Contributions from the community are one of the main driving factors of innovations and progress in the software development arena. The languages and tools would never flourish in the same speed without people contributing just from a sheer passion for software and satisfaction of giving something back. In this article, we will take a closer look at one of the most direct ways of helping fellow developers. StackOverflow (SO) offers that option as well as keeping the win-win situation, where the contributor benefits tangibly as well. This is in the form of reputation points and badges that you gain as you answer more questions. It is always nice to be able to keep track of your impact.
In this article, we will take a closer look at how SO is one of the best ways you can contribute to the community.
The most basic way you can start contributing to the community is by acquiring knowledge using the most traditional sources. That is books, courses and certifications. Where is the actual contribution in these actions you might ask? There is a lot, in fact. It is implicit, though. Software Developers are team-based creatures (if some are not, they better start having that mindset). Every time you gain additional knowledge and raise your skill level, you are going to pass it to your teammates in some shape or form. Whether it's through code reviews, during pair programming sessions, internal tech-talks or simply during coffee break chit-chats. By the way, do not fall into the mindset that it is a nerdy thing to do. It is not. Doctors talk about those latest medical discoveries that can revolutionise the treatment of certain diseases, lawyers are discussing those newest government regulations that will impact their cases. We, Software Developers, also talk about our craft and are proud of it. Just as all other professionals are. Case closed.
Global knowledge-sharing options that are indirect include blogging and vlogging. They are great for the creator as well, as writing a blog post or a YouTube video requires a bit of research, and naturally, we expand our knowledge on a given subject. They are also a massive benefit to the community. Your take on some niche subject may shed some light on a problem, that a team on the other side of the globe is facing.
Open-source software contributions are more towards direct help, but still not fully. You do not help an individual developer or a team directly. By contributing you enhance the current experience of working with a particular library as well as extend its longevity by making it more adapted to the current needs and standards.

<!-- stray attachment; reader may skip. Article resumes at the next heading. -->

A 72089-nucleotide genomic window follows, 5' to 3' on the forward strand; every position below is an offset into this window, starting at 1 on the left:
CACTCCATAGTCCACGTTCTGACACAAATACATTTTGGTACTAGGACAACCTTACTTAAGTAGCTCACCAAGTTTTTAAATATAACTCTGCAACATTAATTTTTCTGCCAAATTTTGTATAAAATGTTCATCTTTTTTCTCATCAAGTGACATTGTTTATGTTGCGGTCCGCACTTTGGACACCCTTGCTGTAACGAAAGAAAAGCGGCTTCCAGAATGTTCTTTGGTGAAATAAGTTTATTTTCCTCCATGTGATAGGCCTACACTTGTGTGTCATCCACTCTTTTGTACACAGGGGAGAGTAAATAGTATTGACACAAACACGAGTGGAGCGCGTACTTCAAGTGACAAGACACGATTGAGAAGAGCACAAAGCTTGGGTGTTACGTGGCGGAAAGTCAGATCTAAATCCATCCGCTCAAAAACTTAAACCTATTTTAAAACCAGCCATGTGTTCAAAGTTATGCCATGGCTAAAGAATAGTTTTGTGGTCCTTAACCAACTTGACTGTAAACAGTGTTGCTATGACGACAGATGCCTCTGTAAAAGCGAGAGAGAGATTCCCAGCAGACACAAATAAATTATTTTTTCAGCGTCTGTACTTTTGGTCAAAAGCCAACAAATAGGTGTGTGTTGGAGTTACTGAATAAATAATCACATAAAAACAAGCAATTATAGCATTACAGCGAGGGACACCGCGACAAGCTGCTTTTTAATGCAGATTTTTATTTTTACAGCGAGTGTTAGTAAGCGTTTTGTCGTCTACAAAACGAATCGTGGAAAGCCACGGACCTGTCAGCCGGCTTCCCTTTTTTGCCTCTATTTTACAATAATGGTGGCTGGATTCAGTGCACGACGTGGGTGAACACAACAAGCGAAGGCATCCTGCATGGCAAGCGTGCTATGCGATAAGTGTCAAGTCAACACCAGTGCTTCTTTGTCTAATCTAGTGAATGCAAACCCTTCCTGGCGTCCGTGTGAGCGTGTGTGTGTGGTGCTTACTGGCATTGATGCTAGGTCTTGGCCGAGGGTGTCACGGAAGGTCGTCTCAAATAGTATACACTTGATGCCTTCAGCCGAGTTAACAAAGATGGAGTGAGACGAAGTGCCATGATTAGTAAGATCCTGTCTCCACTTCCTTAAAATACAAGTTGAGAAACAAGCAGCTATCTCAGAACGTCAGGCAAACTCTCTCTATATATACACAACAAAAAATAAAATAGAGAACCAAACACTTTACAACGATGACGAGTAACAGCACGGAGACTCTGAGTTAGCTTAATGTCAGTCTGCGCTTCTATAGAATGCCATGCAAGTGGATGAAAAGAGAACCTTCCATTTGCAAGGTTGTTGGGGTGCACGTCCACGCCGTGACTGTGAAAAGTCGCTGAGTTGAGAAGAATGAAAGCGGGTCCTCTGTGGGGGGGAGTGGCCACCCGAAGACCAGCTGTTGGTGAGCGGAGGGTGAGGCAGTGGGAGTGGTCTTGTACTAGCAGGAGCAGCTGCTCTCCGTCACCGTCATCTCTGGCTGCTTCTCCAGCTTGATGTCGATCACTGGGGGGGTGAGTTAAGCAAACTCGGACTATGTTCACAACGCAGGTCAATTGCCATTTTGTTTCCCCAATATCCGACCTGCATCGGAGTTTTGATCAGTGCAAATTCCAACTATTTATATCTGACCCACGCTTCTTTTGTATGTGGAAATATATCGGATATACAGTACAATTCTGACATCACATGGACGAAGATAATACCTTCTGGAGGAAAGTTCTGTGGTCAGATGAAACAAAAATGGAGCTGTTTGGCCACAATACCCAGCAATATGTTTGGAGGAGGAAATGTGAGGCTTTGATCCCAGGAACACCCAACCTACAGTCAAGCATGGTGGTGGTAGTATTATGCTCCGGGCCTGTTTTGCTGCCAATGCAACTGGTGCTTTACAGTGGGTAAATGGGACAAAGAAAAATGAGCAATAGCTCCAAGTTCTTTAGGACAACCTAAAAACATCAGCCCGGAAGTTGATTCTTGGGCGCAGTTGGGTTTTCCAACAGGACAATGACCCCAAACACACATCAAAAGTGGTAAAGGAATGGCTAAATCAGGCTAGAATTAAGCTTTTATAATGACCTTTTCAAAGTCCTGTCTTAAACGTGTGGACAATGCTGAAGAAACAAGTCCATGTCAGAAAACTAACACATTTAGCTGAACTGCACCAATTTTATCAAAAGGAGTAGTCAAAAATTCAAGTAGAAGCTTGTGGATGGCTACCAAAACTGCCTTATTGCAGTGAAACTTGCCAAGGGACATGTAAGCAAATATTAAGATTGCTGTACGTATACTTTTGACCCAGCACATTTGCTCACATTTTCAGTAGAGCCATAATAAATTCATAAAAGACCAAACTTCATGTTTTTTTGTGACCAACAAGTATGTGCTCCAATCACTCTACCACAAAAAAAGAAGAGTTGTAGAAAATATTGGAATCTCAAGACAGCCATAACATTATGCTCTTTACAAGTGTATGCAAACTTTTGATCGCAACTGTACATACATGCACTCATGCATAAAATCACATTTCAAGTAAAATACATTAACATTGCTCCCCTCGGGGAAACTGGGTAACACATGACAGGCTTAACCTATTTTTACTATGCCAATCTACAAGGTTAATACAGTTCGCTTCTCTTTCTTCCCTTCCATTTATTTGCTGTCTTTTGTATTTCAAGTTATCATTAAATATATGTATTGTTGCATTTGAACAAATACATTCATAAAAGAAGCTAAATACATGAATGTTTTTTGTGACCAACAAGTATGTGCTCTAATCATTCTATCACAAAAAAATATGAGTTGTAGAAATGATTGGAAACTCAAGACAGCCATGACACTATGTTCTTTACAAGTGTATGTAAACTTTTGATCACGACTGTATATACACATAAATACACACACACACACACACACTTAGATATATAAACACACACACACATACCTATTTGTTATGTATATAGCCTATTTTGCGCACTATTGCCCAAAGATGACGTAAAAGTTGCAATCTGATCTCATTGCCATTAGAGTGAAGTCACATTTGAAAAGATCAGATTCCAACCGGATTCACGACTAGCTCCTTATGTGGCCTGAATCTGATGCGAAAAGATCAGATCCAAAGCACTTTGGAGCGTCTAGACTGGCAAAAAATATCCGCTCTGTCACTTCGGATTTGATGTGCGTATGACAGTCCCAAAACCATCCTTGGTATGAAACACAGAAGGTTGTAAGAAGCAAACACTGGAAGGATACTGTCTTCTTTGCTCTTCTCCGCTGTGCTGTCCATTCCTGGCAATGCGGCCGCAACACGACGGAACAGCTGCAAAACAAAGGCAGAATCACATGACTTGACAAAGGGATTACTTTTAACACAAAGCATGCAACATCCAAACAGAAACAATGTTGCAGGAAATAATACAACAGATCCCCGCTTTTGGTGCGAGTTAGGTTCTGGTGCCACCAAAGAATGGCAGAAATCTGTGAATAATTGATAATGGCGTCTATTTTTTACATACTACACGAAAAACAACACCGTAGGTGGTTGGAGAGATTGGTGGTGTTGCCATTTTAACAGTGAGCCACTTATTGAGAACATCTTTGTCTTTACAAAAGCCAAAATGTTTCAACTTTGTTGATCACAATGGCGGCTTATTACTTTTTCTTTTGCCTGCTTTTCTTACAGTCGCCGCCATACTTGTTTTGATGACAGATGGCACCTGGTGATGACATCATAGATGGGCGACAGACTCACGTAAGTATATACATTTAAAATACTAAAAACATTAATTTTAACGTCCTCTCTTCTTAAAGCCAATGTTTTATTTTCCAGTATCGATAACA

SO contributions are as direct as you can get them. Questioner, explains her problem, ideally shows their failed attempt on solving the problem and asks kindly for some help. Help is the keyword here, not the reputation and badges that I have mentioned in the introduction. If you focus on the help part and simply have fun solving those (sometimes hard) problems, then you are on the path to becoming an established and fulfilled SO contributor and software craftsperson!.
There are thousands and thousands of technologies, libraries and frameworks for which the questions are asked. It is impossible to get to any reasonable level of mastery in even a fraction of them. You have to pick your weapons smartly.
In my opinion, the process starts with a sort of discovery phase. Try to select around ten tags that you are familiar with and another ten that you would want to get better at or simply explore. Then get into it. After some time, you will figure out a combination of them for which you are delivering quality answers and on which you simply enjoy working on. You should end up with five to ten tags that would be the core of your filter. I would advise though on replacing a tag, every couple of months with a different (or related) one. Thanks to that you will always have some new questions, which you have not seen before. For example, my current stack is the following:
[unit-testing] or [junit] or [jpa] or [spring-boot] or [hibernate] or [angular] or [spring-data] or [spring-data-jpa]
Just a final tip on this one. Try not to add top-ten tags in your filters like java or jquery. You will get flooded with too many questions. On top of that, non-detailed tags like these are very competitive and hunted for from my experience. They are answered very fast a lot of the time, so the time frame for you to react would be tiny.
After contributing for a while and staying within the boundaries of those five-ten specialized tags, you will start to notice that there are a bunch of questions that are repeatedly asked. You will be tempted, mostly by laziness, to hunt for these questions only. They are easy prey and a source of reputation, so why not, you might think to yourself. Although tempting, try to get out of that mindset. It would be similar to beating a game on god mode. There is simply no fulfilment, no source of achievement. Why bother doing it again? There is no incentive, and before you know it, you go back to being just a “reader” on SO. Changing your tag filter slightly every couple of months, will give you the steady torrent of new and challenging questions and problems. The boredom will not overwhelm you that easily, and you will keep on helping other fellow developers.